Hong Kong, Shanghai stocks slip, dragged by oil price slide, resumption of short-selling activities in mainland China
Hong Kong and China stocks ended lower on Thursday as sliding crude oil prices weighed on energy shares, while the resumption of short-selling activities by some Chinese securities firms also added to the downside momentum.
The Hang Seng Index closed down 1.31 per cent or 269.62 points to 20,345.61. The Hang Seng China Enterprises Index swooned 1.94 per cent, or 172.20 points, to 8,701.13. Markets in Hong Kong will be closed for holidays on Good Friday and Easter Monday.
In Shanghai, the Shanghai Composite Index fell 1.63 per cent or 48.99 points to end at 2,960.97, reflecting its worst percentage decline in two weeks.
The losses coincide with remarks by Premier Li Keqiang at the annual Boao Forum that he is confident the Chinese economy will maintain an annual growth rate above 6.5 per cent in the next five years and that the government will take “decisive” action to shore up economic growth if momentum slips below “a reasonable range”. Li also said China will reduce the tax burden on small to medium-sized Chinese companies through the value-added tax reform.
In other mainland action, the large-cap CSI300 fell 1.68 per cent or 54.24 points to 3,181.85. The Shenzhen Composite Index lost 1.39 per cent or 26.43 points to 1,876.11. The Nasdaq-style ChiNext Index dropped 1.74 per cent or 39.34 points to 2,219.77.
Analysts from Shenwan Hongyuan Securities said investors were cautious after the regulators tightened rules recently to curb speculative trading.
“We expect the markets to go up in the near term, but the upside may be limited,” they said.
Reuters reported that 35 Chinese securities firms have resumed short-selling activities after a months-long suspension. Although there was no official ban, Chinese brokerage firms were urged to halt short-selling last summer when regulators intervened to shore up the stock market.
In a separate development, mainland authorities have launched a probe into illegal trading in bond markets, with employees at several financial companies under detention for investigation, according to media reports. Firms involved included ICBC, Haitong Securities and Dongxing Securities.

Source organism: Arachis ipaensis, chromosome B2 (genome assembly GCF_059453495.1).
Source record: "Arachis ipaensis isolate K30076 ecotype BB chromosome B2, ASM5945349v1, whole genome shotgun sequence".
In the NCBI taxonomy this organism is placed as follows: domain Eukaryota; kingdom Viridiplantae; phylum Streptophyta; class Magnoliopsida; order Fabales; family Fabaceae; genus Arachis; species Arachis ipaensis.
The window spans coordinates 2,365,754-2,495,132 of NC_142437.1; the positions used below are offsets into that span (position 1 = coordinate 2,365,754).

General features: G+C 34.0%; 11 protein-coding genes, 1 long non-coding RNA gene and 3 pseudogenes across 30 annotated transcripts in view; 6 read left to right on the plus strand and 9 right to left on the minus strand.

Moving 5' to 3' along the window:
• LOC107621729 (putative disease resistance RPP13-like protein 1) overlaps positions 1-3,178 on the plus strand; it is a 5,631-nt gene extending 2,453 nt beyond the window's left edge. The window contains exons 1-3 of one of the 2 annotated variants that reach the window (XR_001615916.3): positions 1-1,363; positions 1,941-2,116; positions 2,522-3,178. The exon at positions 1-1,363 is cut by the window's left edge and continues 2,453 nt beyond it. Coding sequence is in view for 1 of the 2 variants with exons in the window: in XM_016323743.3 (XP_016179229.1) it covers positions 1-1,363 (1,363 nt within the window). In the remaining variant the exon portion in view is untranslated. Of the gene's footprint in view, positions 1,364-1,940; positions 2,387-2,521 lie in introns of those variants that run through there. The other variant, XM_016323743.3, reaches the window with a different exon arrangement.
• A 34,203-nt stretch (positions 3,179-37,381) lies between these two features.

Dongxing Securities plunged 6.9 per cent to 25.94 yuan, Citic Securities sank 5 per cent to 17.43 yuan, and Haitong Securities lost 4.1 per cent to 14.13 yuan. ICBC dropped 0.9 per cent to 4.26 yuan.
Energy shares also suffered heavy losses after US benchmark crude oil futures slid below US$40 a barrel Wednesday in New York.
PetroChina, the country’s largest oil and gas producer, declined 1.9 per cent in Shanghai and 4.3 per cent in Hong Kong.
The state-owned energy giant reported Wednesday 2015 annual profit totalled 35.5 billion yuan, down 67 per cent from 107 billion yuan in the previous year, hit by plunging oil prices.
Sinopec, Asia’s largest oil refiner, saw both its Hong Kong and Shanghai shares tumble 2.6 per cent. The company will release its annual results early next week.
In the currencies, the People’s Bank of China on Thursday set the yuan reference rate against the US dollar at 6.5150, down 0.33 per cent, or 214 basis points weaker than Wednesday’s fixing. The currency is allowed to trade up to 2 per cent on either side of the reference point for the day.
With additional reporting from Naomi Ng.